In December 2012, the USGS split the Energy and Minerals and Environmental Health Mission Area resulting in seven topical Mission Areas, with the two new areas being: Energy and Minerals and Environmental Health. Administratively, it is divided into six Regional Units. Other specific programs include: Earthquake Hazards Program monitors earthquake activity worldwide; the National Earthquake Information Center in Golden, Colorado on the campus of the Colorado School of Mines detects the location and magnitude of global earthquakes. The USGS runs or supports several regional monitoring networks in the United States under the umbrella of the Advanced National Seismic System; the USGS informs authorities, emergency responders, the media, the public, both domestic and worldwide, about significant earthquakes. It maintains long-term archives of earthquake data for scientific and engineering research, it conducts and supports research on long-term seismic hazards. USGS has released the UCERF California earthquake forecast.
As of 2005, the agency is working to create a National Volcano Early Warning System by improving the instrumentation monitoring the 169 volcanoes in U. S. territory and by establishing methods for measuring the relative threats posed at each site. The USGS National Geomagnetism Program monitors the magnetic field at magnetic observatories and distributes magnetometer data in real time; the USGS collaborates with Canadian and Mexican government scientists, along with the Commission for Environmental Cooperation, to produce the North American Environmental Atlas, used to depict and track environmental issues for a continental perspective. The USGS operates the streamgaging network for the United States, with over 7400 streamgages. Real-time streamflow data are available online. National Climate Change and Wildlife Science Center implements partner-driven science to improve understanding of past and present land use change, develops relevant climate and land use forecasts, identifies lands and communities that are most vulnerable to adverse impacts of change from the local to global scale.
Since 1962, the Astrogeology Research Program has been involved in global and planetary exploration and mapping. In collaboration with Stanford University, the USGS operates the USGS-Stanford Ion Microprobe Laboratory, a world-class analytical facility for U--Pb geochronology and trace element analyses of minerals and other earth materials. USGS operates a number of water related programs, notably the National Streamflow Information Program and National Water-Quality Assessment Program. USGS Water data is publicly available from their National Water Information System database; the USGS operates the National Wildlife Health Center, whose mission is "to serve the nation and its natural resources by providing sound science and technical support, to disseminate information to promote science-based decisions affecting wildlife and ecosystem health. The NWHC provides information, technical assistance, research and leadership on national and international wildlife health issues." It is the agency responsible for surveillance of H5N1 avian influenza outbreaks in the United States.
The USGS runs 17 biological research centers in the United States, including the Patuxent Wildlife Research Center. The USGS is investigating collaboration with the social networking site Twitter to allow for more rapid construction of ShakeMaps; the USGS produces several national series of topographic maps which vary in scale and extent, with some wide gaps in coverage, notably the complete absence of 1:50,000 scale topographic maps or their equivalent. The largest and best-known topographic series is the 7.5-minute, 1:24,000 scale, quadrangle, a non-metric scale unique to the United States. Each of these maps covers an area bounded by two lines of latitude and two lines of longitude spaced 7.5 minutes apart. Nearly 57,000 individual maps in this series cover the 48 contiguous states, Hawaii, U. S. territories, areas of Alaska near Anchorage and Prudhoe Bay. The area covered by each map varies with the latitude of its represented location due to convergence of the meridians. At lower latitudes, near 30° north, a 7.5-minute quadrangle contains an area of about 64 square miles.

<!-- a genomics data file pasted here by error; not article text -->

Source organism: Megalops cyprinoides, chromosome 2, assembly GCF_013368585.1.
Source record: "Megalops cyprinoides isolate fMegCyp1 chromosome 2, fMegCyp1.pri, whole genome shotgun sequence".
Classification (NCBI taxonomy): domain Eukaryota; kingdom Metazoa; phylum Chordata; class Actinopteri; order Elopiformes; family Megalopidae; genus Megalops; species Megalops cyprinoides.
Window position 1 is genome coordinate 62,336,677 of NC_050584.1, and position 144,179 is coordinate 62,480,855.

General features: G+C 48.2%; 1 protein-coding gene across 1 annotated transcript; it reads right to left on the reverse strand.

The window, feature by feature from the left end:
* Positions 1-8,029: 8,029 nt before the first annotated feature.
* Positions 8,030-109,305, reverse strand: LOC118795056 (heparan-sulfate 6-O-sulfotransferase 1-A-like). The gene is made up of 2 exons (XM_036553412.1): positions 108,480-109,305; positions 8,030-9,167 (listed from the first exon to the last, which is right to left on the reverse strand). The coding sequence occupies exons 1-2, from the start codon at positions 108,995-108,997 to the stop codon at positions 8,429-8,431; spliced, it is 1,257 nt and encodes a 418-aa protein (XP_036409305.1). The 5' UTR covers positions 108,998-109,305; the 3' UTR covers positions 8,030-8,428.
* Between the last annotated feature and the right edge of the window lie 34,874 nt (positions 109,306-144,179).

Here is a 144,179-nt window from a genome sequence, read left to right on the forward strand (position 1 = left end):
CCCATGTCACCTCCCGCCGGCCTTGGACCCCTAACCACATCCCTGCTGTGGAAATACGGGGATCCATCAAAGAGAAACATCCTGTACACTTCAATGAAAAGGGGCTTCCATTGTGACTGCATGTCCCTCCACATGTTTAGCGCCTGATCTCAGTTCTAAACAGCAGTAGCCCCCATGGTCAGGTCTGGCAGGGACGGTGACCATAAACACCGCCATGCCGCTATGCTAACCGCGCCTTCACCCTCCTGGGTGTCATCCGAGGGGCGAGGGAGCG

At 49° north latitude, 49 square miles are contained within a quadrangle of that size. As a unique non-metric map scale, the 1:24,000 scale requires a separate and specialized romer scale for pl
A summit is a point on a surface, higher in elevation than all points adjacent to it. The topographic terms acme, apex and zenith are synonymous; the term top is used only for a mountain peak, located at some distance from the nearest point of higher elevation. For example, a big massive rock next to the main summit of a mountain is not considered a summit. Summits near a higher peak, with some prominence or isolation, but not reaching a certain cutoff value for the quantities, are considered subsummits of the higher peak, are considered part of the same mountain. A pyramidal peak is an exaggerated form produced by ice erosion of a mountain top. Summit may refer to the highest point along a line, trail, or route; the highest summit in the world is Everest with height of 8844.43 m above sea level. The first official ascent was made by Sir Edmund Hillary, they reached the mountain`s peak in 1953. Whether a highest point is classified as a summit, a sub peak or a separate mountain is subjective; the UIAA definition of a peak is.
Otherwise, it's a subpeak. In many parts of the western United States, the term summit refers to the highest point along a road, highway, or railroad. For example, the highest point along Interstate 80 in California is referred to as Donner Summit and the highest point on Interstate 5 is Siskiyou Mountain Summit. A summit climbing differs from the common mountaineering. Summit expedition requires: 1+ year of training, a good physical shape, a special gear. Although a huge part of climber’s stuff can be left and taken at the base camps or given to porters, there is a long list of personal equipment. In addition to common mountaineers’ gear, Summit climbers need to take Diamox and bottles of oxygen. There are special requirements for crampons, ice axe, rappel device, etc. Geoid Hill – Landform that extends above the surrounding terrain Nadir Summit accordance Peak finder Summit Climbing Gear List